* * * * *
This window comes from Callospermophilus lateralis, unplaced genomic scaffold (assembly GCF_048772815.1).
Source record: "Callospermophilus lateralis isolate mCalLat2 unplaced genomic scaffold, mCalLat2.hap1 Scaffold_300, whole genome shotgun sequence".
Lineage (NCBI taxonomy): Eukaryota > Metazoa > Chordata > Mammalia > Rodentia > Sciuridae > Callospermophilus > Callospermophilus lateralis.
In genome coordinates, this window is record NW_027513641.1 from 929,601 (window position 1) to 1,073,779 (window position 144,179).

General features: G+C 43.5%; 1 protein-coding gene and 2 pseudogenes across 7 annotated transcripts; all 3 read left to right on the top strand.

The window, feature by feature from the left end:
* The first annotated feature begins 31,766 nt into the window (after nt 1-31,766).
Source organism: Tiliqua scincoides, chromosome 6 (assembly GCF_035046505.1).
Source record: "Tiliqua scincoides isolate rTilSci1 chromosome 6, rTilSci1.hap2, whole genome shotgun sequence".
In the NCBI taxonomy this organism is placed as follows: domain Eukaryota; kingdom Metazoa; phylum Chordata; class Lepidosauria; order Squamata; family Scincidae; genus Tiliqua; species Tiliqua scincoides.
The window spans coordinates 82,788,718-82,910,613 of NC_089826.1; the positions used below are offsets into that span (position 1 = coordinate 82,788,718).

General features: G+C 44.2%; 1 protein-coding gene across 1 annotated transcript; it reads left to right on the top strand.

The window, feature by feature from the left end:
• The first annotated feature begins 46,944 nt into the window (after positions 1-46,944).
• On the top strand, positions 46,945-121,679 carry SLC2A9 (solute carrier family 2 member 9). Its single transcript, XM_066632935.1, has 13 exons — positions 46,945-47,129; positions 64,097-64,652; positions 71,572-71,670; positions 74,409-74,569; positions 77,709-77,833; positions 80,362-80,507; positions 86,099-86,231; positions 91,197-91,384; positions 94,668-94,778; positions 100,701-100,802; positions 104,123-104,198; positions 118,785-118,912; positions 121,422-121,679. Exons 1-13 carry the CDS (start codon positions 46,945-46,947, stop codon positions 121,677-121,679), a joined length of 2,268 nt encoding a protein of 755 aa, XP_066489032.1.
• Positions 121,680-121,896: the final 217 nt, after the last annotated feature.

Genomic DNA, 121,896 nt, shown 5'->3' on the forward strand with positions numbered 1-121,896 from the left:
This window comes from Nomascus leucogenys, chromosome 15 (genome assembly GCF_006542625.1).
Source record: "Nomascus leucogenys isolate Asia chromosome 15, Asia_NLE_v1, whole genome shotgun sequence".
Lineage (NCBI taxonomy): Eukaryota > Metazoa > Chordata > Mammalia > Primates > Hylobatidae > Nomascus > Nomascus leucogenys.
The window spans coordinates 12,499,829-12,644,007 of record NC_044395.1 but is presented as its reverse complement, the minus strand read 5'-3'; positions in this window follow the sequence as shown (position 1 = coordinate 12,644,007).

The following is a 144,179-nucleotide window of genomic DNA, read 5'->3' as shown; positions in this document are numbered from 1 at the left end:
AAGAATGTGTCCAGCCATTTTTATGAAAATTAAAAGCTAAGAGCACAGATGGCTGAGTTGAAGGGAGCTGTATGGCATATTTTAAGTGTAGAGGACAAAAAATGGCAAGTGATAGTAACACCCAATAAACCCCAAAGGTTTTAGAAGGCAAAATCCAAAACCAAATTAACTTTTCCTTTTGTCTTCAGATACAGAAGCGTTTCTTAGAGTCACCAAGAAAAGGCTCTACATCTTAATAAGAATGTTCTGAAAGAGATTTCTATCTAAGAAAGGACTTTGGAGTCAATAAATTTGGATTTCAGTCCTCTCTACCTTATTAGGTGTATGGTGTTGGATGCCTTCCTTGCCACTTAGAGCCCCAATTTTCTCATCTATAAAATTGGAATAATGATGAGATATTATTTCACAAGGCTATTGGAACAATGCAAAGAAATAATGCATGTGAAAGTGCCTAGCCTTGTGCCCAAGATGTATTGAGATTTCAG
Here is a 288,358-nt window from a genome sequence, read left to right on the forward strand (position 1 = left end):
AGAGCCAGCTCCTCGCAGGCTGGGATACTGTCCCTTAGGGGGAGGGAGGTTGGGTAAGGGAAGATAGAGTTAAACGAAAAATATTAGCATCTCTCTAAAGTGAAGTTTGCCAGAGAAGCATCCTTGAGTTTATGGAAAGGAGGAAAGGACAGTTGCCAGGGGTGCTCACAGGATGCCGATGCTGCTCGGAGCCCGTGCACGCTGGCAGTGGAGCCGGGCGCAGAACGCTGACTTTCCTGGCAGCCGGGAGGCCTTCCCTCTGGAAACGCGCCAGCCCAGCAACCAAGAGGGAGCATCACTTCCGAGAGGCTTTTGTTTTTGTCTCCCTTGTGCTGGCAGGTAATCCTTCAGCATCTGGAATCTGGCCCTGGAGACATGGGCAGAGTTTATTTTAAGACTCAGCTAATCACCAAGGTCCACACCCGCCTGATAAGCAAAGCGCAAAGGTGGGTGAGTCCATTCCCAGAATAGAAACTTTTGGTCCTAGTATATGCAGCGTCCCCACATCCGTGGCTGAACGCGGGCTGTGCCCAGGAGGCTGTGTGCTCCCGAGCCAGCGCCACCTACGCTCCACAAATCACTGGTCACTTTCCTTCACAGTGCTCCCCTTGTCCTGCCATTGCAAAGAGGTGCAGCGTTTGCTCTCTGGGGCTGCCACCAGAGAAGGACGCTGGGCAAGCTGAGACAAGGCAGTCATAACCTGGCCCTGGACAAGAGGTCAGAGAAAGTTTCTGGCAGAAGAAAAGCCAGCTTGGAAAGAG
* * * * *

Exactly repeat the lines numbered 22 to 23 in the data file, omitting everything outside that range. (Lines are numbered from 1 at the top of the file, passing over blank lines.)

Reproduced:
The following is a 144,179-nucleotide window of genomic DNA, read 5'->3' as shown; positions in this document are numbered from 1 at the left end:
AAGAATGTGTCCAGCCATTTTTATGAAAATTAAAAGCTAAGAGCACAGATGGCTGAGTTGAAGGGAGCTGTATGGCATATTTTAAGTGTAGAGGACAAAAAATGGCAAGTGATAGTAACACCCAATAAACCCCAAAGGTTTTAGAAGGCAAAATCCAAAACCAAATTAACTTTTCCTTTTGTCTTCAGATACAGAAGCGTTTCTTAGAGTCACCAAGAAAAGGCTCTACATCTTAATAAGAATGTTCTGAAAGAGATTTCTATCTAAGAAAGGACTTTGGAGTCAATAAATTTGGATTTCAGTCCTCTCTACCTTATTAGGTGTATGGTGTTGGATGCCTTCCTTGCCACTTAGAGCCCCAATTTTCTCATCTATAAAATTGGAATAATGATGAGATATTATTTCACAAGGCTATTGGAACAATGCAAAGAAATAATGCATGTGAAAGTGCCTAGCCTTGTGCCCAAGATGTATTGAGATTTCAG